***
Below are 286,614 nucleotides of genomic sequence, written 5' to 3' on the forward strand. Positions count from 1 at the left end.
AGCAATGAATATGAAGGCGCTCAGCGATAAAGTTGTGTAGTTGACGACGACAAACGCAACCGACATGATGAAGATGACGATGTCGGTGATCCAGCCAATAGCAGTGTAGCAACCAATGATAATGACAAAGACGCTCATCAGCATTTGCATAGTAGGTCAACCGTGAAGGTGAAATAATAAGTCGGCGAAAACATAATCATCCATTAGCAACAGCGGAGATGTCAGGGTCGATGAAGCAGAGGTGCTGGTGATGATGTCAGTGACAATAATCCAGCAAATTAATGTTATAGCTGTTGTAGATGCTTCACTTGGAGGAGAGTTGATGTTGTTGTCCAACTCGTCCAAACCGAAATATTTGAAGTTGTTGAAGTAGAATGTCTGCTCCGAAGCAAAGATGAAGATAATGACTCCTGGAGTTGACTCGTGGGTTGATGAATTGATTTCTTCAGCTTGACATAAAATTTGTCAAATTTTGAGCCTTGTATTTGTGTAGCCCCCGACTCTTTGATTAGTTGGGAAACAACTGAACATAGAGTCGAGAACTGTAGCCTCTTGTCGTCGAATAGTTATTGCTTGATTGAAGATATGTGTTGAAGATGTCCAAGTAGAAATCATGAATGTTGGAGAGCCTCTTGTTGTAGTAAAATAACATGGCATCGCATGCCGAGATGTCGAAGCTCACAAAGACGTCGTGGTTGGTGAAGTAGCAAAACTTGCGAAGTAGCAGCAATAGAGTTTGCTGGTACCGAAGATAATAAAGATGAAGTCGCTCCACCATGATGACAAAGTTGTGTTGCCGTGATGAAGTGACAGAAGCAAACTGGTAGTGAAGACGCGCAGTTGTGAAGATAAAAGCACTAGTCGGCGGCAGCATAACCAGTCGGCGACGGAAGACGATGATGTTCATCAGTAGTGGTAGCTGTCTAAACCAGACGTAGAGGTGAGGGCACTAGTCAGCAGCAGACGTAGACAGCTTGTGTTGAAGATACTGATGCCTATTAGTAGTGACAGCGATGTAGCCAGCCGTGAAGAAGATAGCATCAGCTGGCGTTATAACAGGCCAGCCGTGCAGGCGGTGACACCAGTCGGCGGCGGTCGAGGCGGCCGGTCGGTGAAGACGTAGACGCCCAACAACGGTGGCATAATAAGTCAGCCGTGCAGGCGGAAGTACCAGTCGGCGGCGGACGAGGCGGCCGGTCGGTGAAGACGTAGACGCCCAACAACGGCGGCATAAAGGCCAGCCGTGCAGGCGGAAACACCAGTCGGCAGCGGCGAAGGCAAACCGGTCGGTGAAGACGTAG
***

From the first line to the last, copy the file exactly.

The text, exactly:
Below are 286,614 nucleotides of genomic sequence, written 5' to 3' on the forward strand. Positions count from 1 at the left end.
AGCAATGAATATGAAGGCGCTCAGCGATAAAGTTGTGTAGTTGACGACGACAAACGCAACCGACATGATGAAGATGACGATGTCGGTGATCCAGCCAATAGCAGTGTAGCAACCAATGATAATGACAAAGACGCTCATCAGCATTTGCATAGTAGGTCAACCGTGAAGGTGAAATAATAAGTCGGCGAAAACATAATCATCCATTAGCAACAGCGGAGATGTCAGGGTCGATGAAGCAGAGGTGCTGGTGATGATGTCAGTGACAATAATCCAGCAAATTAATGTTATAGCTGTTGTAGATGCTTCACTTGGAGGAGAGTTGATGTTGTTGTCCAACTCGTCCAAACCGAAATATTTGAAGTTGTTGAAGTAGAATGTCTGCTCCGAAGCAAAGATGAAGATAATGACTCCTGGAGTTGACTCGTGGGTTGATGAATTGATTTCTTCAGCTTGACATAAAATTTGTCAAATTTTGAGCCTTGTATTTGTGTAGCCCCCGACTCTTTGATTAGTTGGGAAACAACTGAACATAGAGTCGAGAACTGTAGCCTCTTGTCGTCGAATAGTTATTGCTTGATTGAAGATATGTGTTGAAGATGTCCAAGTAGAAATCATGAATGTTGGAGAGCCTCTTGTTGTAGTAAAATAACATGGCATCGCATGCCGAGATGTCGAAGCTCACAAAGACGTCGTGGTTGGTGAAGTAGCAAAACTTGCGAAGTAGCAGCAATAGAGTTTGCTGGTACCGAAGATAATAAAGATGAAGTCGCTCCACCATGATGACAAAGTTGTGTTGCCGTGATGAAGTGACAGAAGCAAACTGGTAGTGAAGACGCGCAGTTGTGAAGATAAAAGCACTAGTCGGCGGCAGCATAACCAGTCGGCGACGGAAGACGATGATGTTCATCAGTAGTGGTAGCTGTCTAAACCAGACGTAGAGGTGAGGGCACTAGTCAGCAGCAGACGTAGACAGCTTGTGTTGAAGATACTGATGCCTATTAGTAGTGACAGCGATGTAGCCAGCCGTGAAGAAGATAGCATCAGCTGGCGTTATAACAGGCCAGCCGTGCAGGCGGTGACACCAGTCGGCGGCGGTCGAGGCGGCCGGTCGGTGAAGACGTAGACGCCCAACAACGGTGGCATAATAAGTCAGCCGTGCAGGCGGAAGTACCAGTCGGCGGCGGACGAGGCGGCCGGTCGGTGAAGACGTAGACGCCCAACAACGGCGGCATAAAGGCCAGCCGTGCAGGCGGAAACACCAGTCGGCAGCGGCGAAGGCAAACCGGTCGGTGAAGACGTAG